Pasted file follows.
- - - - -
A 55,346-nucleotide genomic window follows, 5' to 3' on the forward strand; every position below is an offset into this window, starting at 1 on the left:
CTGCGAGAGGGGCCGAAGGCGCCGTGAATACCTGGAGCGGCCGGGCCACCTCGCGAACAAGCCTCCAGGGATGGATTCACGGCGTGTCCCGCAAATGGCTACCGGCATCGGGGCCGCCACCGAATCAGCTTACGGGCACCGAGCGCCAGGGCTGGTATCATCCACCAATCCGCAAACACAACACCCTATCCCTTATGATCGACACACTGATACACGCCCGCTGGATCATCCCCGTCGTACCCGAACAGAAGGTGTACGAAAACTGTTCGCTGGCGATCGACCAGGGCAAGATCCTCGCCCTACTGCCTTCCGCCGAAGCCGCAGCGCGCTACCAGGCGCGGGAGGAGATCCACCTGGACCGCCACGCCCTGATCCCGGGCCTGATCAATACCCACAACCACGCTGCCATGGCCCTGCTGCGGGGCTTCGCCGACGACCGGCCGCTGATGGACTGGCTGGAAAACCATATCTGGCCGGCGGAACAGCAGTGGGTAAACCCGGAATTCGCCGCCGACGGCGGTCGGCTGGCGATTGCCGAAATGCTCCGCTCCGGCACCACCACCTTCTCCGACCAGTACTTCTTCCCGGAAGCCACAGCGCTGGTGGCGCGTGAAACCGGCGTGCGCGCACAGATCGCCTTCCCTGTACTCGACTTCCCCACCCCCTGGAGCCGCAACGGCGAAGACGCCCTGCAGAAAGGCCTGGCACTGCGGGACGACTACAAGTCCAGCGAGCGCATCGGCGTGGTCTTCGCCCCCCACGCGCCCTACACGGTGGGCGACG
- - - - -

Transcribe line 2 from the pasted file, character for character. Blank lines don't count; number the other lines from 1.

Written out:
CTGCGAGAGGGGCCGAAGGCGCCGTGAATACCTGGAGCGGCCGGGCCACCTCGCGAACAAGCCTCCAGGGATGGATTCACGGCGTGTCCCGCAAATGGCTACCGGCATCGGGGCCGCCACCGAATCAGCTTACGGGCACCGAGCGCCAGGGCTGGTATCATCCACCAATCCGCAAACACAACACCCTATCCCTTATGATCGACACACTGATACACGCCCGCTGGATCATCCCCGTCGTACCCGAACAGAAGGTGTACGAAAACTGTTCGCTGGCGATCGACCAGGGCAAGATCCTCGCCCTACTGCCTTCCGCCGAAGCCGCAGCGCGCTACCAGGCGCGGGAGGAGATCCACCTGGACCGCCACGCCCTGATCCCGGGCCTGATCAATACCCACAACCACGCTGCCATGGCCCTGCTGCGGGGCTTCGCCGACGACCGGCCGCTGATGGACTGGCTGGAAAACCATATCTGGCCGGCGGAACAGCAGTGGGTAAACCCGGAATTCGCCGCCGACGGCGGTCGGCTGGCGATTGCCGAAATGCTCCGCTCCGGCACCACCACCTTCTCCGACCAGTACTTCTTCCCGGAAGCCACAGCGCTGGTGGCGCGTGAAACCGGCGTGCGCGCACAGATCGCCTTCCCTGTACTCGACTTCCCCACCCCCTGGAGCCGCAACGGCGAAGACGCCCTGCAGAAAGGCCTGGCACTGCGGGACGACTACAAGTCCAGCGAGCGCATCGGCGTGGTCTTCGCCCCCCACGCGCCCTACACGGTGGGCGACG